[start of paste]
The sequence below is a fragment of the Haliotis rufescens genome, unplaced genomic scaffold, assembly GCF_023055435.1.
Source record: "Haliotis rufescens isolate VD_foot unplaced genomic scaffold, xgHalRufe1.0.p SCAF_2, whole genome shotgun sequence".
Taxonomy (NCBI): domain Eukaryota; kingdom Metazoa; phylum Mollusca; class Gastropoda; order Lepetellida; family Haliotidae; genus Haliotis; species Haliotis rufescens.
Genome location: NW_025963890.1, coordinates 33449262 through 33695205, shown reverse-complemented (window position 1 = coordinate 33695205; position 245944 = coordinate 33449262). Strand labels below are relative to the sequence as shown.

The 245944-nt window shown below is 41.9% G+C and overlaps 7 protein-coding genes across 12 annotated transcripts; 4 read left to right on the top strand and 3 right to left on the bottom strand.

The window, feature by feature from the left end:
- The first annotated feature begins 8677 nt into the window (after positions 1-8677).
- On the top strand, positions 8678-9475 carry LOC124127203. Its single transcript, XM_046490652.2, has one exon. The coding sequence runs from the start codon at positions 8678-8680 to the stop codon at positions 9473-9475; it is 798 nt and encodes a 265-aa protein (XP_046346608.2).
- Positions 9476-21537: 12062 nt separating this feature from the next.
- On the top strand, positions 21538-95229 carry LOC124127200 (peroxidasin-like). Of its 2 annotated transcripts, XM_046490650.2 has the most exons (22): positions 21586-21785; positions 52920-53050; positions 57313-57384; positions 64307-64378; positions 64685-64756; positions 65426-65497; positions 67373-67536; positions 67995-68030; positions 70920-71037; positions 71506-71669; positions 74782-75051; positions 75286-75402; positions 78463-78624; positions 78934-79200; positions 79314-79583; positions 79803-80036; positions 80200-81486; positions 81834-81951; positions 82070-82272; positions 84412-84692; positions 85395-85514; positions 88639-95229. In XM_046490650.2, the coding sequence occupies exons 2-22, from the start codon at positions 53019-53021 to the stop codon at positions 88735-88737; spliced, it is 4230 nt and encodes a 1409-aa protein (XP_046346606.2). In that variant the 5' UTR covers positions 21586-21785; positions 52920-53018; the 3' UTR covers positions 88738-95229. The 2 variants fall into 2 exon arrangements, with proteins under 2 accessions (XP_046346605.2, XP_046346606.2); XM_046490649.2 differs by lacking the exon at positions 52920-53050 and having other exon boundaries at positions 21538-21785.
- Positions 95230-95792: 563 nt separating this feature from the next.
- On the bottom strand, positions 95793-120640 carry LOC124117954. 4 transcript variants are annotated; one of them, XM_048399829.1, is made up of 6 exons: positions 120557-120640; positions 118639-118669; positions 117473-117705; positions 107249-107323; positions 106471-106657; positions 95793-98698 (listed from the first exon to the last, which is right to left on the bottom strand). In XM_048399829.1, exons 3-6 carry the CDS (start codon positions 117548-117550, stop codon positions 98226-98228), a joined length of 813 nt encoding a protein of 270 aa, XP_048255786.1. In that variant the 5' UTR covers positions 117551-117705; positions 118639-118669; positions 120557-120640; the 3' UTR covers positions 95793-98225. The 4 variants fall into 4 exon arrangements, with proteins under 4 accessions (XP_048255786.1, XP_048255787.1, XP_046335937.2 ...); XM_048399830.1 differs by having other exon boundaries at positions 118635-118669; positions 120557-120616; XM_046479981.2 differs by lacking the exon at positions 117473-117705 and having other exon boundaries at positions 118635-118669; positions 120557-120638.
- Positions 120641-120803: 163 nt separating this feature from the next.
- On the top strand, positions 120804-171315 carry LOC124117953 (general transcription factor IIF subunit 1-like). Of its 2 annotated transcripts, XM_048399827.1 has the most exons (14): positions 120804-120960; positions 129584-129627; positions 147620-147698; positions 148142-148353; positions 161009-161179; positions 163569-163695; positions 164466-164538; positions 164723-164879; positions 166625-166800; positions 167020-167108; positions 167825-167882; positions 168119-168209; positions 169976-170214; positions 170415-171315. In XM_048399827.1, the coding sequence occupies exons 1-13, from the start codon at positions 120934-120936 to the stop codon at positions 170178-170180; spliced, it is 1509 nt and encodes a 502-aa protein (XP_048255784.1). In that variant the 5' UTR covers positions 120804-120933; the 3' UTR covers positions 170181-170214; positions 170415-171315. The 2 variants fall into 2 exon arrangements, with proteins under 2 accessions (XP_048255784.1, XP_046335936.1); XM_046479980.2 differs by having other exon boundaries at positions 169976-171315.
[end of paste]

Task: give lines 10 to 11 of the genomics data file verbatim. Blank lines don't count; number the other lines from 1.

- On the top strand, positions 21538-95229 carry LOC124127200 (peroxidasin-like). Of its 2 annotated transcripts, XM_046490650.2 has the most exons (22): positions 21586-21785; positions 52920-53050; positions 57313-57384; positions 64307-64378; positions 64685-64756; positions 65426-65497; positions 67373-67536; positions 67995-68030; positions 70920-71037; positions 71506-71669; positions 74782-75051; positions 75286-75402; positions 78463-78624; positions 78934-79200; positions 79314-79583; positions 79803-80036; positions 80200-81486; positions 81834-81951; positions 82070-82272; positions 84412-84692; positions 85395-85514; positions 88639-95229. In XM_046490650.2, the coding sequence occupies exons 2-22, from the start codon at positions 53019-53021 to the stop codon at positions 88735-88737; spliced, it is 4230 nt and encodes a 1409-aa protein (XP_046346606.2). In that variant the 5' UTR covers positions 21586-21785; positions 52920-53018; the 3' UTR covers positions 88738-95229. The 2 variants fall into 2 exon arrangements, with proteins under 2 accessions (XP_046346605.2, XP_046346606.2); XM_046490649.2 differs by lacking the exon at positions 52920-53050 and having other exon boundaries at positions 21538-21785.
- Positions 95230-95792: 563 nt separating this feature from the next.